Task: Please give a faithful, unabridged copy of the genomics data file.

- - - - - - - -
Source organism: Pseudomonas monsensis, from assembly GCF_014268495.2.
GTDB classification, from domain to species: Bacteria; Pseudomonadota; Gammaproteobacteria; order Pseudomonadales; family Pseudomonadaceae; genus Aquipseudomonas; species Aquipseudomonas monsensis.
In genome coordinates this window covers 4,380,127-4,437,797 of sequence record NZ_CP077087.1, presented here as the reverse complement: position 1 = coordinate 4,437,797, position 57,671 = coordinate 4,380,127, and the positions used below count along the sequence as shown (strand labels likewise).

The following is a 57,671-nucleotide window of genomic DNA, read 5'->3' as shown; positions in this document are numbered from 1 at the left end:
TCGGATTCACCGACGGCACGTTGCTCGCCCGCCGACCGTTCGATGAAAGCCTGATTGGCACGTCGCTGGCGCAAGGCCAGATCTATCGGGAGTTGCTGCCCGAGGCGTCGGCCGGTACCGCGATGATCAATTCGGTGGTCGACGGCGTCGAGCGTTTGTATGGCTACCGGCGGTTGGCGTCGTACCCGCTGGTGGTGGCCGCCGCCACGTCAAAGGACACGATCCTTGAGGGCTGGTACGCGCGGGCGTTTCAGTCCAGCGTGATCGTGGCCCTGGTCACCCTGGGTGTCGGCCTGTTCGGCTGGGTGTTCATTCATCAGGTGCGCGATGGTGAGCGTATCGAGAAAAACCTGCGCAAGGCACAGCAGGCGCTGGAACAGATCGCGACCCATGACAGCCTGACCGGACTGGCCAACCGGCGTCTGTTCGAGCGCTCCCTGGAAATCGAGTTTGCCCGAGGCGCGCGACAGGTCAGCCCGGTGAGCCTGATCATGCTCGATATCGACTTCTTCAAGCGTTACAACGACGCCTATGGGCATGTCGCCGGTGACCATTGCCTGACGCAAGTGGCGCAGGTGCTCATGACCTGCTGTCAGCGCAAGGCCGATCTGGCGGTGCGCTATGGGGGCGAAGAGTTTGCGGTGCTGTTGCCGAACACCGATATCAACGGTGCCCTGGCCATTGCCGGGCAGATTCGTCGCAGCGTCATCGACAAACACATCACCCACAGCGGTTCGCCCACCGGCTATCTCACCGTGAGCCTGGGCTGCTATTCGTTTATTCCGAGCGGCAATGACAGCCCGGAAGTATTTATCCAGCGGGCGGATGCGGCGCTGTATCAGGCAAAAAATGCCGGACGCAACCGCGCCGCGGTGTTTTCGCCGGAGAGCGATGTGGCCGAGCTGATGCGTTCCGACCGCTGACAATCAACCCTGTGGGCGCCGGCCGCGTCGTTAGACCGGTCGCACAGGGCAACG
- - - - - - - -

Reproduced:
Source organism: Pseudomonas monsensis, from assembly GCF_014268495.2.
GTDB classification, from domain to species: Bacteria; Pseudomonadota; Gammaproteobacteria; order Pseudomonadales; family Pseudomonadaceae; genus Aquipseudomonas; species Aquipseudomonas monsensis.
In genome coordinates this window covers 4,380,127-4,437,797 of sequence record NZ_CP077087.1, presented here as the reverse complement: position 1 = coordinate 4,437,797, position 57,671 = coordinate 4,380,127, and the positions used below count along the sequence as shown (strand labels likewise).

The following is a 57,671-nucleotide window of genomic DNA, read 5'->3' as shown; positions in this document are numbered from 1 at the left end:
TCGGATTCACCGACGGCACGTTGCTCGCCCGCCGACCGTTCGATGAAAGCCTGATTGGCACGTCGCTGGCGCAAGGCCAGATCTATCGGGAGTTGCTGCCCGAGGCGTCGGCCGGTACCGCGATGATCAATTCGGTGGTCGACGGCGTCGAGCGTTTGTATGGCTACCGGCGGTTGGCGTCGTACCCGCTGGTGGTGGCCGCCGCCACGTCAAAGGACACGATCCTTGAGGGCTGGTACGCGCGGGCGTTTCAGTCCAGCGTGATCGTGGCCCTGGTCACCCTGGGTGTCGGCCTGTTCGGCTGGGTGTTCATTCATCAGGTGCGCGATGGTGAGCGTATCGAGAAAAACCTGCGCAAGGCACAGCAGGCGCTGGAACAGATCGCGACCCATGACAGCCTGACCGGACTGGCCAACCGGCGTCTGTTCGAGCGCTCCCTGGAAATCGAGTTTGCCCGAGGCGCGCGACAGGTCAGCCCGGTGAGCCTGATCATGCTCGATATCGACTTCTTCAAGCGTTACAACGACGCCTATGGGCATGTCGCCGGTGACCATTGCCTGACGCAAGTGGCGCAGGTGCTCATGACCTGCTGTCAGCGCAAGGCCGATCTGGCGGTGCGCTATGGGGGCGAAGAGTTTGCGGTGCTGTTGCCGAACACCGATATCAACGGTGCCCTGGCCATTGCCGGGCAGATTCGTCGCAGCGTCATCGACAAACACATCACCCACAGCGGTTCGCCCACCGGCTATCTCACCGTGAGCCTGGGCTGCTATTCGTTTATTCCGAGCGGCAATGACAGCCCGGAAGTATTTATCCAGCGGGCGGATGCGGCGCTGTATCAGGCAAAAAATGCCGGACGCAACCGCGCCGCGGTGTTTTCGCCGGAGAGCGATGTGGCCGAGCTGATGCGTTCCGACCGCTGACAATCAACCCTGTGGGCGCCGGCCGCGTCGTTAGACCGGTCGCACAGGGCAACG